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Having quoted the above from Shankara, Ray added: 'Among a people ridden by caste and hide-bound by authorities and injunction of Vedas, Puranas and Smritis and having their intellect thus clamped and paralysed, no Boyle could arise to lay down sound principles for guidance'. (Quoted by Chattopadhyaya,In Defence of Materialism in Ancient India, pp. 103-104) EUROPEAN RENAISSANCE IN WORLD HISTORY While India after the defeat of the materialists at the hands of the idealists was thus stagnant, Europe which had earlier been behind India in ancient days was going through fundamental socio-cultural transformation. The eminent scientist and historian of science, J.D. Barnal, refers to the European Renaissance as having 'healed, though only partially, the breach between aristocratic theory and plebeian practice' (Chattopadhyaya, P. 101). Barnal goes on (as quoted in Chattopadyaya, pp. 101-102) What was really new was the respect given to the practical arts of spinning, weaving, pottery, glass-making and, most of all, to the arts that provided for the twin needs of wealth and war-those of the miners and metal workers. The techniques of the arts were of more account in the Renaissance than in classical times because they were no longer in the hands of slaves but of free man and these were not, as they had been in the middle ages, far removed socially and economically from the rulers of the new society. The enhancement of the status of the craftsman made it possible to renew the link between his traditions and those of the scholars that have been broken almost since the beginning of the early civilisation. POLITICAL FALL-OUT The question, however, was not merely of the decline of science in Indian history. It was a question of what Karl Marx called 'undignified, stagnatory and vegetative life' in pre-British India. The village communities in India as Marx saw them 'were contaminated by distinctions of caste and slavery'. Marx further noted such 'a brutalizing worship of nature, exhibiting its degradation in the fact that man, the sovereign of nature, fell down on his knees in adoration of Hanuman, the money and Sabala the cow.' This had its political implication that the country lost its independence. Say, Marx: The paramount power of the Moguls was broken by the Mogul Viceroys. The power of the Viceroys was broken by the Mahrattas. The power of the Mahrattas was broken by the Afghans, and while all were struggling against, all, the Briton rushed in and was enabled to subdue them all.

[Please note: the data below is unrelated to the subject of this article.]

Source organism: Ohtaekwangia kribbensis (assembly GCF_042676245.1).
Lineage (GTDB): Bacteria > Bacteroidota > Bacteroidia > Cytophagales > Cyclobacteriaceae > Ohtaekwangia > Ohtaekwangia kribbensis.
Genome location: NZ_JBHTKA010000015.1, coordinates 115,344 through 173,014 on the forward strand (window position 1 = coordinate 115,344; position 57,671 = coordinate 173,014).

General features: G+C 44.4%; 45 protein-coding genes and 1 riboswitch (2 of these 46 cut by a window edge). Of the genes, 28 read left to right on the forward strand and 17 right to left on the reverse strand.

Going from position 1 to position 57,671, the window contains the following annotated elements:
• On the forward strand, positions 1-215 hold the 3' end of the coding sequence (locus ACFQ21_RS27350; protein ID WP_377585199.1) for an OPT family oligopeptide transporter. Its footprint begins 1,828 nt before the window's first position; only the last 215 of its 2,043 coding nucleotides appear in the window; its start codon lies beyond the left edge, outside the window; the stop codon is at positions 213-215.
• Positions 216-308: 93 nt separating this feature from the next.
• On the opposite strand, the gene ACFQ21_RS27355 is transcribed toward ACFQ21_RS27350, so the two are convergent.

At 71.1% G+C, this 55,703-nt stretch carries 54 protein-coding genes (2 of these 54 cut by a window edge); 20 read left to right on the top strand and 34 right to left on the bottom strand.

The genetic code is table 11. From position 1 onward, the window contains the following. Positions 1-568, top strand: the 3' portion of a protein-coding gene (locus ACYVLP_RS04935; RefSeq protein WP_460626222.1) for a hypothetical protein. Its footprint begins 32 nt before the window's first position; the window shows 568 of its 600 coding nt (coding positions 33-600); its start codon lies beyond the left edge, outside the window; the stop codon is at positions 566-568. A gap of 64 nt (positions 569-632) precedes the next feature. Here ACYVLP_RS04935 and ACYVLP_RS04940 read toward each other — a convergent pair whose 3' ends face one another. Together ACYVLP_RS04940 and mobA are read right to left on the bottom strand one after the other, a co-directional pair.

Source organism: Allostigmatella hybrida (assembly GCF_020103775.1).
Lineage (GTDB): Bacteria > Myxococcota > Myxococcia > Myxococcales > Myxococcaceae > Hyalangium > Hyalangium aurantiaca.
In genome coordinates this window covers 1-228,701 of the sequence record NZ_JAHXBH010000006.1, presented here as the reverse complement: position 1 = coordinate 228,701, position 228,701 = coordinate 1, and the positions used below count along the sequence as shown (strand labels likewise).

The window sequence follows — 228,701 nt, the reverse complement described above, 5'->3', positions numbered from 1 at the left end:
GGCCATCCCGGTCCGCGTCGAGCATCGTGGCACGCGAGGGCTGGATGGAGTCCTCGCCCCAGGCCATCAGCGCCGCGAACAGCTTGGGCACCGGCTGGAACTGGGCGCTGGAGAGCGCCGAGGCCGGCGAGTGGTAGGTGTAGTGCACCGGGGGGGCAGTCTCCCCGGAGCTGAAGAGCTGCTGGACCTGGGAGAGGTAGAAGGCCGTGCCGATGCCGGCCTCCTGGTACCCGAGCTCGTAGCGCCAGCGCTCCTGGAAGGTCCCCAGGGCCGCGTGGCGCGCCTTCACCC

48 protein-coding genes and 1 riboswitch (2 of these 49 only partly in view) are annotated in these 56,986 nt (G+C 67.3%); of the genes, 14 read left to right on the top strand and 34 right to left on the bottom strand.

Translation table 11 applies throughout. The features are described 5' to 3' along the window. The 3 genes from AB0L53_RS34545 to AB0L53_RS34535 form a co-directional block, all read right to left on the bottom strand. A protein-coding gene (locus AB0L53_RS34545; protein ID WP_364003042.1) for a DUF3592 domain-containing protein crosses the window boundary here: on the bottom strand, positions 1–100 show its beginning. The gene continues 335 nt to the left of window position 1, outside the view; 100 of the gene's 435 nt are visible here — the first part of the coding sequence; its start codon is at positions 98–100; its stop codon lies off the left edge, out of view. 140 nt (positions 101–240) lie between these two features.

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Considering that this happened to a country which, once again to quote Marx, 'has been the source of our (Europeans') languages, our religion', the question naturally arises: why and how did our country fall from its brilliant antiquity to the degradation of pre-British days? The answer is that the defeat of the oppressed castes at the hands of the Brahminic overlordship, of materialism by the idealism, constituted the beginning of the fall of India's civilisation and culture which in the end led to the loss of national independence. EUROPEAND INDIA: THE CONTRAST Having reviewed the evolution of the Shankara philosophy and the socio-political implications thereof, let me now proceed to discuss the relevance of that philosophy to present-day world with particular reference to India. Shankaralived and worked in an era in which furious battles were being waged all over the world between the idealist and materialist schools of philosophy. India was no exception. There was however, one big difference: the battle did not end in the decisive victory of either in Europe; both schools developed as parallel forces with their mutual conflicts, producing giant personalities in their respective fields, culminating in the nineteenth century giants, Hegel on one side and Fierbach on the other. Marx and Engels were the pioneers of a new school of philosophy in world history-the school which carried forward the dialectics of Hegel and the materialism of Fierbach while rejecting the Hegelian idealism and Fierbachian metaphysics. The theory of Dialectical and Historical Materialism that emerged, with Marxand Engels as its proponents, marked a new stage in the history of world philosophy. In India, on the other hand, the battle of the two philosophical schools ended in the defeat of one (the materialists) and the domination of the other. This battle however, was an unequal one, the full force of the socio-political establishment (the regime of caste comination) being made use of in favour of the idealist and against the materialist school. The victor and the vanquished in our country were not two philosophies in the abstract but two social classes-the dominant and oppressed castes-using the two philosophies as weapons in their arsenal. The victory of Shankaraand his philosophy therefore was the victory of the Brahmin and other dominant castes, the defeat of the rest of Indian society. TO ATTITUDE IDEALISM MARXIST It is therefore unimaginable for any thinking person to consider the Shankaraphilosophy to be relevant to the present-day world, presentday India. That philosophy like other schools of idealist philosophy should in fact be vigorously combatted if our country and humanity at large are to keep in step with the world-shaking developments of the present day. For India in particular, the struggle against Hindu